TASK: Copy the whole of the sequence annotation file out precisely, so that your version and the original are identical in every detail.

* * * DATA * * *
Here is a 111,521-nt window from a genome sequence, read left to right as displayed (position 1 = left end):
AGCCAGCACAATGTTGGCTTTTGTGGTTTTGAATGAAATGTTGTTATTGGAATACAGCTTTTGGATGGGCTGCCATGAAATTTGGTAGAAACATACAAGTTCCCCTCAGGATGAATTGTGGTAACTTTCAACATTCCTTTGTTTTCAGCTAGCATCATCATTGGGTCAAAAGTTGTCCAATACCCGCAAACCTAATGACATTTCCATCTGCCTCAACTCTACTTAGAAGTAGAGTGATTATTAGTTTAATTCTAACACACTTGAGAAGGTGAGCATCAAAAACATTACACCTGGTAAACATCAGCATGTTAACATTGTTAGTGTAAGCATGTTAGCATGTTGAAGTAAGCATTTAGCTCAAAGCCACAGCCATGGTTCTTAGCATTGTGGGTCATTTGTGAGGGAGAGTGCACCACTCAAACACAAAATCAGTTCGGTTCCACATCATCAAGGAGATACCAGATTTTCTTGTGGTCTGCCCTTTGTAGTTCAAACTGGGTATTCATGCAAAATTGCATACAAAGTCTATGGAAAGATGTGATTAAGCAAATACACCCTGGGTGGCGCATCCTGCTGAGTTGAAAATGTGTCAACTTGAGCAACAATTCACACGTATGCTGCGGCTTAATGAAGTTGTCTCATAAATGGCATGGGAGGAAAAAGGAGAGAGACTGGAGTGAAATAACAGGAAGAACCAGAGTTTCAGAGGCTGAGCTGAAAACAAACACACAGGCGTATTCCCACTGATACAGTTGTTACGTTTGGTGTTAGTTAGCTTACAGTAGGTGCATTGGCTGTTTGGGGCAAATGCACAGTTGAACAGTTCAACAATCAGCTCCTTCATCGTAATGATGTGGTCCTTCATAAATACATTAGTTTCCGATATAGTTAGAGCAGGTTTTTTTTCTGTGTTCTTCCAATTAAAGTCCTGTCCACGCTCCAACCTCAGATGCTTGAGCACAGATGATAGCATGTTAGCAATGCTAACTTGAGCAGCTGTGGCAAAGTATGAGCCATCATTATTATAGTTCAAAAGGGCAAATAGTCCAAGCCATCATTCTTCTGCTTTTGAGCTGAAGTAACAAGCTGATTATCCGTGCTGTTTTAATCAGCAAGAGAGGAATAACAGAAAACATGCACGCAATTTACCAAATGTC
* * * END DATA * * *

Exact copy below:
Here is a 111,521-nt window from a genome sequence, read left to right as displayed (position 1 = left end):
AGCCAGCACAATGTTGGCTTTTGTGGTTTTGAATGAAATGTTGTTATTGGAATACAGCTTTTGGATGGGCTGCCATGAAATTTGGTAGAAACATACAAGTTCCCCTCAGGATGAATTGTGGTAACTTTCAACATTCCTTTGTTTTCAGCTAGCATCATCATTGGGTCAAAAGTTGTCCAATACCCGCAAACCTAATGACATTTCCATCTGCCTCAACTCTACTTAGAAGTAGAGTGATTATTAGTTTAATTCTAACACACTTGAGAAGGTGAGCATCAAAAACATTACACCTGGTAAACATCAGCATGTTAACATTGTTAGTGTAAGCATGTTAGCATGTTGAAGTAAGCATTTAGCTCAAAGCCACAGCCATGGTTCTTAGCATTGTGGGTCATTTGTGAGGGAGAGTGCACCACTCAAACACAAAATCAGTTCGGTTCCACATCATCAAGGAGATACCAGATTTTCTTGTGGTCTGCCCTTTGTAGTTCAAACTGGGTATTCATGCAAAATTGCATACAAAGTCTATGGAAAGATGTGATTAAGCAAATACACCCTGGGTGGCGCATCCTGCTGAGTTGAAAATGTGTCAACTTGAGCAACAATTCACACGTATGCTGCGGCTTAATGAAGTTGTCTCATAAATGGCATGGGAGGAAAAAGGAGAGAGACTGGAGTGAAATAACAGGAAGAACCAGAGTTTCAGAGGCTGAGCTGAAAACAAACACACAGGCGTATTCCCACTGATACAGTTGTTACGTTTGGTGTTAGTTAGCTTACAGTAGGTGCATTGGCTGTTTGGGGCAAATGCACAGTTGAACAGTTCAACAATCAGCTCCTTCATCGTAATGATGTGGTCCTTCATAAATACATTAGTTTCCGATATAGTTAGAGCAGGTTTTTTTTCTGTGTTCTTCCAATTAAAGTCCTGTCCACGCTCCAACCTCAGATGCTTGAGCACAGATGATAGCATGTTAGCAATGCTAACTTGAGCAGCTGTGGCAAAGTATGAGCCATCATTATTATAGTTCAAAAGGGCAAATAGTCCAAGCCATCATTCTTCTGCTTTTGAGCTGAAGTAACAAGCTGATTATCCGTGCTGTTTTAATCAGCAAGAGAGGAATAACAGAAAACATGCACGCAATTTACCAAATGTC